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Lynda E. Chambers, Roan D. Plotz, Siosinamele Lui, Faapisa Aiono, Tile Tofaeono, David Hiriasia, Lloyd Tahani, ‘Ofa Fa’anunu, Seluvaia Finaulahi, and Albert Willy


Traditional calendars document seasonal cycles and the communities’ relationships to their biophysical environment and are often used by communities, particularly subsistence farmers, to synchronize their livelihood activities with the timing of ecological processes. Because the timing of these ecological processes is not always consistent from year to year, the use of traditional seasonal calendars can help communities to cope with climate variability, particularly when biophysical phenomena become less predictable in relation to the Gregorian calendar, as has been observed in relation to climate change. Although the structure and content of seasonal calendars vary across the Pacific Ocean region, for many indigenous communities, knowledge of seasonal calendars can increase their capacity to cope with climate variability and change. To increase the effectiveness of their products and enhance their relevance to and uptake by the community, several Pacific meteorological services are now using traditional seasonal calendars in their climate communication and education, including in forecasts and warnings. The use of a participatory approach resulted in strong relationships and improved dialogues. Local communities appreciated assistance in enabling their knowledge to become available to future generations, and its inclusion in meteorological service products makes these products more accessible and relevant to community members.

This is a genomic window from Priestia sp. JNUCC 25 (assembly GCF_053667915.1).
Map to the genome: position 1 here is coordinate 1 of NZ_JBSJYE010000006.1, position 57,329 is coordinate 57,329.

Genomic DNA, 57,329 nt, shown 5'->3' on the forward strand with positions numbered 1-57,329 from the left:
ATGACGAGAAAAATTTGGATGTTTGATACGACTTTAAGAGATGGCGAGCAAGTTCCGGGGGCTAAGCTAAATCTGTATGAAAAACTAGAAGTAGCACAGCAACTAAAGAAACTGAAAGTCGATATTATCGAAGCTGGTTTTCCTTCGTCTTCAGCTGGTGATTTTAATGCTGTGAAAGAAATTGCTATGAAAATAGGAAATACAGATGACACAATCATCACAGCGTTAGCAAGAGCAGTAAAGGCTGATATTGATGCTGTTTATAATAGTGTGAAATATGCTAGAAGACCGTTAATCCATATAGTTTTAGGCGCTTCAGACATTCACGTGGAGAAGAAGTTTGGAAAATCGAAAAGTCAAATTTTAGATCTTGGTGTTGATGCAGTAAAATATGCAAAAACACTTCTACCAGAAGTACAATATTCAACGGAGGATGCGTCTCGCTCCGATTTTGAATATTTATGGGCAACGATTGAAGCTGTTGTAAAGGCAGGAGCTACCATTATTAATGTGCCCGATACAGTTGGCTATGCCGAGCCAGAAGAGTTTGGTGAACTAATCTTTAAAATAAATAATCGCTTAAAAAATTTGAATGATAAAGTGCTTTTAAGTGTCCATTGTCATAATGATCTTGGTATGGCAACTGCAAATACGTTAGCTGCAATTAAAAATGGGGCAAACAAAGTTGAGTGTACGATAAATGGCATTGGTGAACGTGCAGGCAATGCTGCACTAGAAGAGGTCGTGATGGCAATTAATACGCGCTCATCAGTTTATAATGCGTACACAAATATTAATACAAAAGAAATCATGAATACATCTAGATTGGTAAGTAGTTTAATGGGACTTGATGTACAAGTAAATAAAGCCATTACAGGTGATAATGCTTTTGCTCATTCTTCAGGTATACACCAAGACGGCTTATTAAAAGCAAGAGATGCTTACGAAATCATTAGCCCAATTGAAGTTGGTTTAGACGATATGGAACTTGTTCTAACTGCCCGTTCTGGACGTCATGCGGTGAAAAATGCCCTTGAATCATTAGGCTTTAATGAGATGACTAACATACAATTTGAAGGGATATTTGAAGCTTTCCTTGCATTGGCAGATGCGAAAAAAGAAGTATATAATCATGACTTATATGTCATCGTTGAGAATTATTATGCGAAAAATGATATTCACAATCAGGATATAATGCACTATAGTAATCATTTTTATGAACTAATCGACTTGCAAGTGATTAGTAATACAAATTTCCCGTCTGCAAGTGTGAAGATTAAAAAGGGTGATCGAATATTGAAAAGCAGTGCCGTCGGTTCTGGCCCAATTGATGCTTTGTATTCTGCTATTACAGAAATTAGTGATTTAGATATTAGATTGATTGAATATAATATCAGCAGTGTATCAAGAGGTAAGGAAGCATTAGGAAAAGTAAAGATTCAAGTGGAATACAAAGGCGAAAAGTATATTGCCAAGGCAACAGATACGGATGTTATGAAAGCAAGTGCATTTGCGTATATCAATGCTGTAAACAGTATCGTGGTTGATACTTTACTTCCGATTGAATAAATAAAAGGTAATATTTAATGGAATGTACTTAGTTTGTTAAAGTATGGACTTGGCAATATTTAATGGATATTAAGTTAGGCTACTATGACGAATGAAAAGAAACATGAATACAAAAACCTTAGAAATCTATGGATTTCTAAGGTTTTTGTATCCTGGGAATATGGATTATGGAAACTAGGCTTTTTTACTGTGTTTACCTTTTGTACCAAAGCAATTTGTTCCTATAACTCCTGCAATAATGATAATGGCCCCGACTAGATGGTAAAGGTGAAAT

Open access
Philip Malsale, Noel Sanau, Tile I. Tofaeono, Zarn Kavisi, Albert Willy, Rossy Mitiepo, Siosinamele Lui, Lynda E. Chambers, and Roan D. Plotz


Traditional knowledge (TK) on weather and climate is an important aspect of community life in the Pacific. Used for generations, this knowledge is derived from observing biological and meteorological variables and contributes to building community resilience to weather extremes. Most of this knowledge is passed on orally and is in danger of being lost due to generational changes, leading communities to seek to preserve the knowledge in other ways.

This paper provides guidance on the successful collection and documentation of weather and climate TK in the Pacific by considering four key components: the legal and national context, in-country partnerships, the role of community, and national and community protocols. At the regional level legislation focuses on the protection of culture/TK and intellectual property, which are linked to national policies and laws. Within the national context consideration of the governance structure is critical, including obtaining approvals to conduct the studies. The next consideration is developing partnerships to establish and implement the projects, including working with appropriate ministries, media, donor organizations, and community groups. Community involvement in all aspects of the projects is critical, built on trust between partners and ensuring outputs are aligned with community needs. Following community protocols and procedures allows for effective sharing of TK. We document common protocols that were piloted and tested across four Pacific Island nations, illustrating similarities and differences between cultural groups, including recognizing cultural sensitivities and ensuring custodian rights are protected.

Open access